New Jersey Vehicular Pursuit Policy

New Jersey’s vehicular pursuit policy aims to secure a balance between the safety of citizens and police officers. Under certain circumstances, police officers are authorized to pursue any person driving a motor vehicle. These situations include when the police officer believes that the person has committed a traffic violation or criminal offense or when the violator poses an immediate threat to the safety of the public or other police officers. 

Police officers should also terminate the pursuit when instructed by their superior; when the violator’s identity is established and there is no immediate safety threat; when the pursued vehicle’s location is no longer known; or when someone is injured during the pursuit. It is good to remember that using an authorized tire deflation device is not allowed to stop motorcycles or mopeds. 

New Jersey Distracted Driving Law

Distracted driving refers to any activity that may divert a person’s attention from driving. These include texting, using a cell phone, eating and drinking, talking to passengers, grooming, or using a navigation system. New Jersey law prohibits the use of wireless telephones or electronic communication devices in moving vehicles. If you violate this law, you will be required to pay fines amounting to $200 to $400 for the first offense, $400 to $600 for the second offense, and $600 to $800 for the third and subsequent offenses. Additional penalties for the third offense include three motor vehicle penalty points and a 90-day license suspension.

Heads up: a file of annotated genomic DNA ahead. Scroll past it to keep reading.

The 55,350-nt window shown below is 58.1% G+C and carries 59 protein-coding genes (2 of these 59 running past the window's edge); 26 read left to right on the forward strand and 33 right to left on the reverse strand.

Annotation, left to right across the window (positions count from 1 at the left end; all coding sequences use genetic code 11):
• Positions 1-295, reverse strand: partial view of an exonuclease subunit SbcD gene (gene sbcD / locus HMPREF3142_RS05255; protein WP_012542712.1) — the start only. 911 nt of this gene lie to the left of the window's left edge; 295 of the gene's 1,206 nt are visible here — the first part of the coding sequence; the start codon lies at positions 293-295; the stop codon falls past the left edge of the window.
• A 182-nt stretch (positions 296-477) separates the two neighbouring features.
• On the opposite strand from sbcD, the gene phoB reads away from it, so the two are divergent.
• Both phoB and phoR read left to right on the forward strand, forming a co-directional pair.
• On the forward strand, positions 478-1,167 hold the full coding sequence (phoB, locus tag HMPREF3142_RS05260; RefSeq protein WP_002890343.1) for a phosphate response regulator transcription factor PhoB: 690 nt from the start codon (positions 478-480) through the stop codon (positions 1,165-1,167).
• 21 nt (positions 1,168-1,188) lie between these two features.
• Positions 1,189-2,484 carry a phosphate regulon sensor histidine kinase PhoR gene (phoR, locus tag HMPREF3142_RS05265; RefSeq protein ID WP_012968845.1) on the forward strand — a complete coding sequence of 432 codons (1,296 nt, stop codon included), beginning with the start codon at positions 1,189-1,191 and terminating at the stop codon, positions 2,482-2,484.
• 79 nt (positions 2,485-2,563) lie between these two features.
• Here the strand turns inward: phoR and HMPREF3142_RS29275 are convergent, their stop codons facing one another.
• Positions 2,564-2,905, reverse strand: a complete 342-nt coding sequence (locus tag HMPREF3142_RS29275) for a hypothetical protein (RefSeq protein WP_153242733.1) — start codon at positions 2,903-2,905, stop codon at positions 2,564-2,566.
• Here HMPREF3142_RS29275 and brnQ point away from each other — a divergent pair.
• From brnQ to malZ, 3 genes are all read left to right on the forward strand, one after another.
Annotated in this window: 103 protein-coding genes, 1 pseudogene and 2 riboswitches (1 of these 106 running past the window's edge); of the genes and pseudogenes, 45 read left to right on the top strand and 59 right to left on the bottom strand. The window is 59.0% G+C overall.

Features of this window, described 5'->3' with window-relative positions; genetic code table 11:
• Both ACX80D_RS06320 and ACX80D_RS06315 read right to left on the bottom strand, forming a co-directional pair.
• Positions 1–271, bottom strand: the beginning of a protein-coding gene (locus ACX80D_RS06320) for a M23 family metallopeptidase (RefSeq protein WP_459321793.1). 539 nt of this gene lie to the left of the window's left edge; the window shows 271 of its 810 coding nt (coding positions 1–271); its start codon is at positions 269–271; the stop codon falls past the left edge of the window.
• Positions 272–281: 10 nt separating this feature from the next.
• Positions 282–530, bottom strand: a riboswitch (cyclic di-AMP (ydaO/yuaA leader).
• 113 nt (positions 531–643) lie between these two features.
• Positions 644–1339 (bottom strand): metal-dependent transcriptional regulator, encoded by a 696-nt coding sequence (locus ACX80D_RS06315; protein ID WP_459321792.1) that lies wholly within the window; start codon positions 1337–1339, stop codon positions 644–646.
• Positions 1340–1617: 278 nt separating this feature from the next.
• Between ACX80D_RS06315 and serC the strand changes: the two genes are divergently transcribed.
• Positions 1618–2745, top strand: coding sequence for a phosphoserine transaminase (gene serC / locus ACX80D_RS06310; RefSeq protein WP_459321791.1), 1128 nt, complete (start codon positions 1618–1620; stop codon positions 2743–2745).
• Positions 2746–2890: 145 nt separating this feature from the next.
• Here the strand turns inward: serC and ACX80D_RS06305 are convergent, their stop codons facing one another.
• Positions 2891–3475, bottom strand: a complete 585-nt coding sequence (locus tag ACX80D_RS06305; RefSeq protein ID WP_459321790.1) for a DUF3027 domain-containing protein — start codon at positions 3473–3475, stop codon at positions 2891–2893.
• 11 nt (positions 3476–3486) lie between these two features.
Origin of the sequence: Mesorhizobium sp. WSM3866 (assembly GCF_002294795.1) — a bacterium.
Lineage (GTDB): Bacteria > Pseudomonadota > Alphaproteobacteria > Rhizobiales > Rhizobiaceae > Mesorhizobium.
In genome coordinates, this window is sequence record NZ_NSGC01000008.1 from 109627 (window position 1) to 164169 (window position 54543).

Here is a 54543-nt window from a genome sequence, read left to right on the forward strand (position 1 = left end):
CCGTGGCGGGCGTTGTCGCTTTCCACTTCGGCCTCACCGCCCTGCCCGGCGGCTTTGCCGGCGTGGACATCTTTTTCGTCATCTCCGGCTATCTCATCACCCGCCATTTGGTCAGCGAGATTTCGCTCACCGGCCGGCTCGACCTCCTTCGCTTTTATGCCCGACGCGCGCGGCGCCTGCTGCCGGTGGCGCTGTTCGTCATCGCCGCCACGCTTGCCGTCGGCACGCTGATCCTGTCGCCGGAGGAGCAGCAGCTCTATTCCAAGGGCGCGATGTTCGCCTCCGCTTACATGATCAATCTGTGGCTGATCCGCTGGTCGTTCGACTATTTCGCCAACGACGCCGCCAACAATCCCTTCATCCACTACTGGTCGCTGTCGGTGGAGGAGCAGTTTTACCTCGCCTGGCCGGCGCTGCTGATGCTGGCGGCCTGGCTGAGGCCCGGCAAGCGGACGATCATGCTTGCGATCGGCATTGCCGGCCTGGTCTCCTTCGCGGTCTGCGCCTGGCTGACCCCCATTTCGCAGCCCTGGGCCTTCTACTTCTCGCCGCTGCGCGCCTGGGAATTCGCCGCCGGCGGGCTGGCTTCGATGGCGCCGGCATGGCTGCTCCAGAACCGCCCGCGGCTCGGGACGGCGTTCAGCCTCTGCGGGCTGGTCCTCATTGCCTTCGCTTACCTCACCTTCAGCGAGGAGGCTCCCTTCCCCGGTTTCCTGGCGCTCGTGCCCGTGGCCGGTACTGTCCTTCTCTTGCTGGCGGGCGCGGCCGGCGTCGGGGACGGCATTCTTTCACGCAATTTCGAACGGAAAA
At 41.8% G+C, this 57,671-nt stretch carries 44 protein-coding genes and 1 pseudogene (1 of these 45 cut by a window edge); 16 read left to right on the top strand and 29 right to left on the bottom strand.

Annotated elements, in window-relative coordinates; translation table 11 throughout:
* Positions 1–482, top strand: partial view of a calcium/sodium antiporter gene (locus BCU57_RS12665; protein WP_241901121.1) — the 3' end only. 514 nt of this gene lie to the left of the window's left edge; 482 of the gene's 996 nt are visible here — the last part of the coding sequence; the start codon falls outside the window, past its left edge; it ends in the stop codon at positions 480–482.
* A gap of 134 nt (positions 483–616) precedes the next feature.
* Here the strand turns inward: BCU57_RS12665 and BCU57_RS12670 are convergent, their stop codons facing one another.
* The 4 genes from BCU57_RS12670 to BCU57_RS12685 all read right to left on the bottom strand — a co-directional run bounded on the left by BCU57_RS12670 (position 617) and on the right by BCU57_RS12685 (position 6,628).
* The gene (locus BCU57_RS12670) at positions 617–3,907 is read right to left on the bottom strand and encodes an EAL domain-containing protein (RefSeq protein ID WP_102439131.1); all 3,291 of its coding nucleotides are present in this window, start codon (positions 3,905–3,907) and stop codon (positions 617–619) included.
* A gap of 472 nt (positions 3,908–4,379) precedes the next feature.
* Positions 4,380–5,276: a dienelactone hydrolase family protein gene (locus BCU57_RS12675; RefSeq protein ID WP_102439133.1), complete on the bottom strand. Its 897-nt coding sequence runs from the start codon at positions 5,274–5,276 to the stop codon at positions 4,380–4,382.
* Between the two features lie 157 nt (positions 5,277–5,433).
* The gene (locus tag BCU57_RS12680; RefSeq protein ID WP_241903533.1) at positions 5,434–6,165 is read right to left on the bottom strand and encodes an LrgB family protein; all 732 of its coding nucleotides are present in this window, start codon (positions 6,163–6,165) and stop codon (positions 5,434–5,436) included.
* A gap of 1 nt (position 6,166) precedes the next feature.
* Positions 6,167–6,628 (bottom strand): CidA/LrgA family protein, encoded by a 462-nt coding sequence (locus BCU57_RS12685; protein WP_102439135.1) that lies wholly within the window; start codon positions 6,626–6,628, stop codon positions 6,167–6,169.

New Jersey Drunk Driving Law

New Jersey law prohibits motor vehicle operators, including motorcycle riders, from driving while intoxicated. A person with a blood alcohol concentration of 0.08% or greater who operates a motor vehicle is considered to be driving while intoxicated. Motorcycle riders who violate this law will face serious penalties, including hefty fines, probation or jail time, community service, license revocation, and ignition interlock device usage. 

New Jersey Speeding Law

New Jersey is one of the states with relatively low maximum speed limits. Even so, the state’s HSP reports that approximately 6.5% of all road accidents and over 24% of all traffic fatalities were due to speeding (up from 5.4% in 2019). From 2016 to 2020, the average number of speed-related crashes was 16,346, while the average number of speed-related deaths was 125.8.